That was six or seven years ago. I did not catch the scent of Buffalo Wind again until a couple of weeks ago. A copy showed up on eBay. The buffalo hide cover was very worn and a binding string was broken. Nevertheless, I chose to bid. And I won. I got it for a lot less than my other copy, but at least I will have a “real” copy of Buffalo Wind.
Is my quest over? I won’t know until I actually see what I’ve got. But, if this copy is in really bad shape, I will keep looking.
Isn’t that what collectors do?
Posted by Ron Edmonds at Tuesday, November 28, 2006
Sunday, November 26, 2006
In brief, 11/14/2006: "By THE NEW MEXICAN
November 14, 2006
Seton Castle plans still in limbo
A year after a fire destroyed Seton Castle, its owner doesn't know what will be rebuilt on the site south of Santa Fe.
Ernest Thompson Seton, a naturalist who founded the Boy Scouts of America and the Woodcraft League, built the 32-room, 6,900-square-foot house between 1934 and 1946.
In 2003, a nonprofit called the Academy for the Love of Learning bought the Seton Village house from Seton's daughter, put its artworks, books and other materials in storage and began a renovation. On Nov. 15, 2005, a fire left only a few walls of the dwelling standing.
The academy's education resource coordinator, Donato Jaggers, said Monday that he continues to work with the insurance company over the settlement.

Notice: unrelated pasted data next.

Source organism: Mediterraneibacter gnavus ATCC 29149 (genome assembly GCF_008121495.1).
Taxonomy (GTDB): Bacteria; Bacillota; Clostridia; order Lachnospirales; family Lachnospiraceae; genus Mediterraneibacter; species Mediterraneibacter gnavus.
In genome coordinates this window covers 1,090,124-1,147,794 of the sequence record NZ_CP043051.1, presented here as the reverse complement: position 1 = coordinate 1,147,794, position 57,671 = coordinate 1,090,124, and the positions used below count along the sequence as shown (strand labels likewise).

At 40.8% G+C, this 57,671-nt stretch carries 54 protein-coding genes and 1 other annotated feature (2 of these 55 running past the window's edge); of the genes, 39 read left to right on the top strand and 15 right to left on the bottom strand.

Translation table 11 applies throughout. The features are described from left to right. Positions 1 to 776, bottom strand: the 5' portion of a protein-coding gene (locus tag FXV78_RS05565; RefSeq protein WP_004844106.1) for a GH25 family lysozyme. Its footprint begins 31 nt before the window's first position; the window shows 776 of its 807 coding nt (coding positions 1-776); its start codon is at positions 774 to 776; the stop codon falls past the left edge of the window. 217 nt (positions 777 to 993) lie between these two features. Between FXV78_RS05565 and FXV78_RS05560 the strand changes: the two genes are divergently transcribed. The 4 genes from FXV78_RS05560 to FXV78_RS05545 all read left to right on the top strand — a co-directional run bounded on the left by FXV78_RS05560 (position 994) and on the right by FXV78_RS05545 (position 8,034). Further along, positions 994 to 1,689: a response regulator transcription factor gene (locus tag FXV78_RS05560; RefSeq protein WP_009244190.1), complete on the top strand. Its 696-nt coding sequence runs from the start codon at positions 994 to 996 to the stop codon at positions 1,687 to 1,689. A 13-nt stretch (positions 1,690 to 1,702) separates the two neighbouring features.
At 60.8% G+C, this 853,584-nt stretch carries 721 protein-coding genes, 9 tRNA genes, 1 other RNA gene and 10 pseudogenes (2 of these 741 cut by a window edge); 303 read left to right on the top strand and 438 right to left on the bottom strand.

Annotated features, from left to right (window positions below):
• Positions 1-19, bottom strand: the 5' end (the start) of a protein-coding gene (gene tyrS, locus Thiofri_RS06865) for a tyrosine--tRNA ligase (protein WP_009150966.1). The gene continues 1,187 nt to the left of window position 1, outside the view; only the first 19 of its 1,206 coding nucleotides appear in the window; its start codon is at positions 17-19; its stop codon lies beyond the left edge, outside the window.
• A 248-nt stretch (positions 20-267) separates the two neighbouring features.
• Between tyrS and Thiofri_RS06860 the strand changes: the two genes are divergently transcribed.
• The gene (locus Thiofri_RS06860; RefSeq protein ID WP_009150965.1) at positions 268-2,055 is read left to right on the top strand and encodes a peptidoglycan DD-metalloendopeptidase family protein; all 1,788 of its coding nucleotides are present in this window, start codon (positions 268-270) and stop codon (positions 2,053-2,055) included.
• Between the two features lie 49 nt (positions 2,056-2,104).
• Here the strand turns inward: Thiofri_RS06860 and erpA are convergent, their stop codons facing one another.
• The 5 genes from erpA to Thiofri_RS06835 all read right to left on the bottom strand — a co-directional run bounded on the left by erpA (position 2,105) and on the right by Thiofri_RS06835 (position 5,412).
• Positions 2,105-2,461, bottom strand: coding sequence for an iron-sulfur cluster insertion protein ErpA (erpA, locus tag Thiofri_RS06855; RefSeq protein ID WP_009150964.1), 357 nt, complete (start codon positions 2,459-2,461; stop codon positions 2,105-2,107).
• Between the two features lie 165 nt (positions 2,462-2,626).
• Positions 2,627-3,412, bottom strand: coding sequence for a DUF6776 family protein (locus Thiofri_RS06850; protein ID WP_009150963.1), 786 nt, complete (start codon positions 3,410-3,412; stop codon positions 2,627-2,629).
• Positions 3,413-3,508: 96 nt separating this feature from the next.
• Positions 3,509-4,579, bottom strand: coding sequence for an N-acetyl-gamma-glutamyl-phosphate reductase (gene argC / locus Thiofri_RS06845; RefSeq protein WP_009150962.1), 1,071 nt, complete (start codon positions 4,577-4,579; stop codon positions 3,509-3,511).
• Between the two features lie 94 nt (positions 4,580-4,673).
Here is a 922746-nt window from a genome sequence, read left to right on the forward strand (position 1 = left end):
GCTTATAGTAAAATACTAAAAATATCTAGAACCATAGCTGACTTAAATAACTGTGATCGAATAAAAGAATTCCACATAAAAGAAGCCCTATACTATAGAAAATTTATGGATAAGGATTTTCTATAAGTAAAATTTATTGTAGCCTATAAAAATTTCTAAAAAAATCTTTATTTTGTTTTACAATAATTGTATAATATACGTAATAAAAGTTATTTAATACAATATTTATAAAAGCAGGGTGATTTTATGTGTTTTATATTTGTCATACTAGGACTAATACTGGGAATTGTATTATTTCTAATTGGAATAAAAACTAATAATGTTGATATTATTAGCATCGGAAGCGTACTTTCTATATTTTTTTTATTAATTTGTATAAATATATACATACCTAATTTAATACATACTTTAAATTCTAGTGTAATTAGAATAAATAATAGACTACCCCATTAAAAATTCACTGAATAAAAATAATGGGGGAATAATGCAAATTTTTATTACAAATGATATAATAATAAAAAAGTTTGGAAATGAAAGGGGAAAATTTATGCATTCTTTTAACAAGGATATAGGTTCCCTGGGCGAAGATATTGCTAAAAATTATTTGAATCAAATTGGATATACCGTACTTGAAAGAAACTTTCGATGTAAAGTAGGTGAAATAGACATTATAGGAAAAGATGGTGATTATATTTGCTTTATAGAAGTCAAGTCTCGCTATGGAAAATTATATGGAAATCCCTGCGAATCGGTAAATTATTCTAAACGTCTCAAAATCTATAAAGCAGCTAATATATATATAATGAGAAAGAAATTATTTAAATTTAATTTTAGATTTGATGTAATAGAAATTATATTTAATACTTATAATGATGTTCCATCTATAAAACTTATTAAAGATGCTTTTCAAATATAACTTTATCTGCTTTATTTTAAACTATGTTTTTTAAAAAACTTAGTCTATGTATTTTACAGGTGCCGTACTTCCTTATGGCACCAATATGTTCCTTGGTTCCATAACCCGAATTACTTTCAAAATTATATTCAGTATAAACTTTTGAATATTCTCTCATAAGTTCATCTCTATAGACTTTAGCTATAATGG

'Something will be built out there,' he said. 'We don't know exactly what it is at this point, and we can't exactly say when we're going to start because we don't know when this insurance process is going to be finished.'"
Wednesday, November 08, 2006
NEWS RELEASE/NOVEMBER 8, 2006
ACADEMY FOR THE LOVE OF LEARNING
The Academy for the Love of Learning in Santa Fe is pleased to announce the opening of an on-line exhibition of images by Ernest Thompson Seton. You can visit it at:
From our collection of hundreds of Seton’s artworks, curator and scholar David L. Witt has selected forty-five works on paper and three paintings. Seton’s remarkable career as a writer, social innovator, and naturalist is beautifully illustrated by the work in this collection which includes his first Canadian drawings, student work, and animal characters, as well as birds, mammals, and woodcraft design illustrations from the 1870s to the 1930s.
We are seeking support in restoring and framing this art. Please consider joining with us in preparing this beautiful collection for its showing on the walls of the gallery the Academy is planning to build at Seton Village.
Posted by Ron Edmonds at Wednesday, November 08, 2006
Tuesday, October 31, 2006
Another Article about Pete Seeger mentioning Seton: Time to stand up for what you believe: An Article from The New Yorker
Time to stand up for what you believe: An Article from The New Yorker: "Wednesday, July 26, 2006
An Article from The New Yorker
I can't help but share this article about Pete Seeger...
The New Yorker
April 17, 2006
THE PROTEST SINGER
Pete Seeger and American folk music.
BY ALEC WILKINSON